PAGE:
Easy as 1, 2, 3

Easy as one two, three.

I am always drawn to those words.

Whenever I am about to begin a new project in my life, I look for the quickest way to get it done.

If I am fixing the sink, I choose the parts that say, "Easy as one, two, three."

If I am staining the deck, I scan the aisles for the can that says "Easy as 1,2,3."

If I am adding a storm door to my house, I want to find the one that says, "So easy anyone can do it Easy as 1,2,3."

There's something about the number three. If I go to the grocery store and I need to pick up more than three items I have to write them down. I can always remember three, but four or more get lost.

I can remember the first steps my boys took, "one, two, three."

Then there are the memories of teaching them how to ride a bike.

"I'll walk along side of you and when I count to three, I'm going to let go," I told them.

"One...two...three..." and before I knew it they were driving cars.

As easy as one, two, three they were gone.

Most of my life I have always had one dog. I couldn't't even imagine having more. That is until we had Ricky and Lucy. Two of the greatest dogs a guy could have.

"Wouldn't't three be even greater?" I asked my wife.

"Not until we get a bigger house," she replied.

So, I built and addition onto the one we had.

I felt like a child asking, "Now can we get another dog?"

I found out after a few years of talking about it that she never thought I was serious.

Imagine that. Talking about something for years and one wouldn't't be taken seriously.

How many years? You guessed it...three.

There it was again.

Well, this past Father's Day my wife came home with another dog. I call him Phil.

Having three dogs is all I ever imagined it to be and more.

So, it would appear to be obvious that three would have to be my lucky number, my favorite roll of the dice, the number I'd place a bet on or the horse I'd pick in a race.

It was until recently.

It was a normal phone call I thought, from my friend. I hear from him only a few times a year, but for some reason I expected to hear his voice when he called that day.

"Well, it's about time!" I said when I answered the phone. "I looked at the caller ID and thought, I think I know that number. Don't tell me...Oh, yes...Jim."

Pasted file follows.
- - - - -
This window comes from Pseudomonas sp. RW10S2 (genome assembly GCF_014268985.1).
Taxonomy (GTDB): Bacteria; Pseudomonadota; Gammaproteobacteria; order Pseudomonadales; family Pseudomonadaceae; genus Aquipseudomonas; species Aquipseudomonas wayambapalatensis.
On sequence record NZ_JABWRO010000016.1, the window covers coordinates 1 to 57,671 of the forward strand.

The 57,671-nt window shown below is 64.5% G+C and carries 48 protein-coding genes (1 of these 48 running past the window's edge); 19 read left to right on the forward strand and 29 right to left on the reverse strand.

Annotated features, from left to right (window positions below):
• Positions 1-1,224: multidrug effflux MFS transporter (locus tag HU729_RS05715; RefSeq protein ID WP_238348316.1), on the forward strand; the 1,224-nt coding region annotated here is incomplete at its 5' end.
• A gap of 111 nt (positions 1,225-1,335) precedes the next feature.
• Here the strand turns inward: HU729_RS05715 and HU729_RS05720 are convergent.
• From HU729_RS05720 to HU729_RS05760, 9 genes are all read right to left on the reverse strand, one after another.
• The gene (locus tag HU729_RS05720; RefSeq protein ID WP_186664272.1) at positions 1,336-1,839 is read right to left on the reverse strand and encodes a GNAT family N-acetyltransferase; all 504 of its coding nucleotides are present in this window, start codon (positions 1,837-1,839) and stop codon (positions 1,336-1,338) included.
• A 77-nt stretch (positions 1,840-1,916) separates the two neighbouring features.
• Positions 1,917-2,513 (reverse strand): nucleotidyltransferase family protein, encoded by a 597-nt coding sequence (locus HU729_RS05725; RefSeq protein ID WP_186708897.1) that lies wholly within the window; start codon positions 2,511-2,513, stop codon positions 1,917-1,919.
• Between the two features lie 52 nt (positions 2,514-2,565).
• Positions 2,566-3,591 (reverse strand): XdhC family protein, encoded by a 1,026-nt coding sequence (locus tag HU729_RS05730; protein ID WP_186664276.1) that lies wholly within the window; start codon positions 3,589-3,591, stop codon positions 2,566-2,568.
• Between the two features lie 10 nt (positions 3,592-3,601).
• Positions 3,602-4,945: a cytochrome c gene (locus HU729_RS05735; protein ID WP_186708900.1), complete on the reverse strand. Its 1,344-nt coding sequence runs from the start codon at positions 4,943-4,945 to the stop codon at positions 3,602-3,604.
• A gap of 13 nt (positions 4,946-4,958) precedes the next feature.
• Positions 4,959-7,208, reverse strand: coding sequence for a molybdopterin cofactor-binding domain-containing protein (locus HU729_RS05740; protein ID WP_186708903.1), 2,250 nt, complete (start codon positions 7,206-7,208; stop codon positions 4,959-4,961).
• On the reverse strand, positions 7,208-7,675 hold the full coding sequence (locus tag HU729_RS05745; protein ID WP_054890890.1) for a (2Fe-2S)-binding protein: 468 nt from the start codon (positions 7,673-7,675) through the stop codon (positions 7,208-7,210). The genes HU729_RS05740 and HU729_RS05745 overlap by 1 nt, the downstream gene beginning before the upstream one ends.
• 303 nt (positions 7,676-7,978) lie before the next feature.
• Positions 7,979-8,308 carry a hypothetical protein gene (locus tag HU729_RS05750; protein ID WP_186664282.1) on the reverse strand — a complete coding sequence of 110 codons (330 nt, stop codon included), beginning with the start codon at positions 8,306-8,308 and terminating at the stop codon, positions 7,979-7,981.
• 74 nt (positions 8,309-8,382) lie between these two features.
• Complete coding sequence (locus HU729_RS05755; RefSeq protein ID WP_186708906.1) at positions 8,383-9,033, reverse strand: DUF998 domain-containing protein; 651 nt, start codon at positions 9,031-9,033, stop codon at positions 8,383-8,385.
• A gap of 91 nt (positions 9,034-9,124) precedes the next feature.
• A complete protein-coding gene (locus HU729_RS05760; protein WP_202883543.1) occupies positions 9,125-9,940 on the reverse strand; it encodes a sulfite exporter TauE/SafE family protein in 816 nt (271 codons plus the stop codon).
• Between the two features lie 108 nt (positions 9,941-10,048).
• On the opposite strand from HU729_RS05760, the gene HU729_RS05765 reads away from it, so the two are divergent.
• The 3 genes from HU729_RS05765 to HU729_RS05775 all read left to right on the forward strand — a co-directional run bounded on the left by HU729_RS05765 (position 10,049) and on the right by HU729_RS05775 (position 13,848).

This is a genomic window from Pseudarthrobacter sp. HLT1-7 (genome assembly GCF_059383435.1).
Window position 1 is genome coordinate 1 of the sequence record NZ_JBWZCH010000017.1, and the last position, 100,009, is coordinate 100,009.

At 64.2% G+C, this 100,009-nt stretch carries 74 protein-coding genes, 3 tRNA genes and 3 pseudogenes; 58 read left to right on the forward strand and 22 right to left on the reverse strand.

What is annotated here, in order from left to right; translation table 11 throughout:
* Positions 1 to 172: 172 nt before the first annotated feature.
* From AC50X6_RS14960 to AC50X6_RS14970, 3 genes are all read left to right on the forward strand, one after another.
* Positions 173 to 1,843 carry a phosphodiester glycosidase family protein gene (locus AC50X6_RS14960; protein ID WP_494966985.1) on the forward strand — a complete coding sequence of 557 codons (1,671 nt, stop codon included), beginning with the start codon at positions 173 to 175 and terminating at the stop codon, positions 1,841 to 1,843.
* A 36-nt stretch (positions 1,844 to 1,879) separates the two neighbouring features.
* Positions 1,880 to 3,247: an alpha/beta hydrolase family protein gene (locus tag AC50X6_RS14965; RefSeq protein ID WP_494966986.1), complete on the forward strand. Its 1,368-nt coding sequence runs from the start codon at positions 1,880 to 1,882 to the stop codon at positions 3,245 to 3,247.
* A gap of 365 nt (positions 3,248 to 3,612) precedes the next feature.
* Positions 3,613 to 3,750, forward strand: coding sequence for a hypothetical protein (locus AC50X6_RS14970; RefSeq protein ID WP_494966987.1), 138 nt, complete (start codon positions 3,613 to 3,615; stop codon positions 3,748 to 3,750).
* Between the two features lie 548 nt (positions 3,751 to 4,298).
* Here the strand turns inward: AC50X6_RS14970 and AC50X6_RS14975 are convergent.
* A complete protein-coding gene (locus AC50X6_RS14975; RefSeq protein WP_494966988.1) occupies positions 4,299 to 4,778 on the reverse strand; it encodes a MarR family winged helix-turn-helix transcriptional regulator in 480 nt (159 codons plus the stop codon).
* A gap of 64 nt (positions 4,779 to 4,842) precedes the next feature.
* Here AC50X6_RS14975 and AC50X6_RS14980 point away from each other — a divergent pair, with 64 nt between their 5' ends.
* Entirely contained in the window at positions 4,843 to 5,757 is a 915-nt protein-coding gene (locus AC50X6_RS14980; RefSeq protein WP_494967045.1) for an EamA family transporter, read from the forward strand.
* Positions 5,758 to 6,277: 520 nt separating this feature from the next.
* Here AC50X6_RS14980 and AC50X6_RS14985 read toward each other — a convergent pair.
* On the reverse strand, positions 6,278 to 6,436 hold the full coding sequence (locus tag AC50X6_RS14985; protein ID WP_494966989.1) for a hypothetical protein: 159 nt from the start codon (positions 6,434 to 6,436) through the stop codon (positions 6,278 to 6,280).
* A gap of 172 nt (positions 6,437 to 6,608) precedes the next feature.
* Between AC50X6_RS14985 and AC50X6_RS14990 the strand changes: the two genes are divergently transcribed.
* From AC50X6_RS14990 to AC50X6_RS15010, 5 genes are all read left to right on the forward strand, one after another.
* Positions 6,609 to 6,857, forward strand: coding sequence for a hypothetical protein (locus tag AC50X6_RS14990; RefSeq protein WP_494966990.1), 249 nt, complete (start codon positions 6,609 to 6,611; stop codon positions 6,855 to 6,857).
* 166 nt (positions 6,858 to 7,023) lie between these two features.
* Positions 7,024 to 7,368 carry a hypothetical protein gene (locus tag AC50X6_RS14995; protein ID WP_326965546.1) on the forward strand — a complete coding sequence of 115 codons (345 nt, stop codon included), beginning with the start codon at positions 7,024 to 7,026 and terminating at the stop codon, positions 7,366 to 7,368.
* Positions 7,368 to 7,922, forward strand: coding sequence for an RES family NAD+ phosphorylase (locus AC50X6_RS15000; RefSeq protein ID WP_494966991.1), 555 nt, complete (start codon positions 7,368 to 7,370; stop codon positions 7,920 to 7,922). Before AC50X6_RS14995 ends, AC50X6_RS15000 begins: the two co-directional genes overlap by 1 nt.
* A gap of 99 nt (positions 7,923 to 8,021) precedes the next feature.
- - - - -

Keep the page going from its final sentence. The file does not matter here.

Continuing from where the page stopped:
There was silence.

"Hey, are you there?" I asked.

"Yes, I'm here," he said quietly.

"Do you have a cold? You sound like you're losing your voice or something."

"No. It's not a cold."

I rambled on for a few more minutes and suddenly realized that I was doing all of the talking.

"What's going on? You never let me talk this long."

"Bob, I've got something to tell you."

I waited. He hesitated a bit longer and finally said, "I've been ill. They say I'm dying."

There was a deep silence that felt like my heart stopped and I suddenly went deaf. There was a void in the conversation that no proper words could fill.

Then he said, "They give me three months."

How odd that my first reaction was, "It can't be. Three is my favorite number."

How perfectly selfish and stupid. Why would I think that at this time?

He's dying and I'm upset because they chose to tell him he had three months. Why not four? Five or six are good numbers, too.

I realized afterwards that three was perfection to me. Everything about that number meant happy things in my life. Nobody should make three a bad number.

The truth is it is just a number.

There is power in one. There is friendship and love in two. In the Bible, the number three often times reflects divine perfection.

Okay, he could have it. Divine perfection. The sum of all he was, all I ever knew him to be as a friend, a husband and a father could be described as divinely perfect.

I spoke to Jim two more times before he died. Yes, three in all.

He died on the third of the month just three days shy of his three month prognosis.

The obituary said he was the father of three.

Losing him is difficult. Remembering him...easy as one, two, three.

~ Bob Perks ~

[ by: Bob Perks Copyright © 2008 (2believe@comcast.net) -- {used with permission} ]

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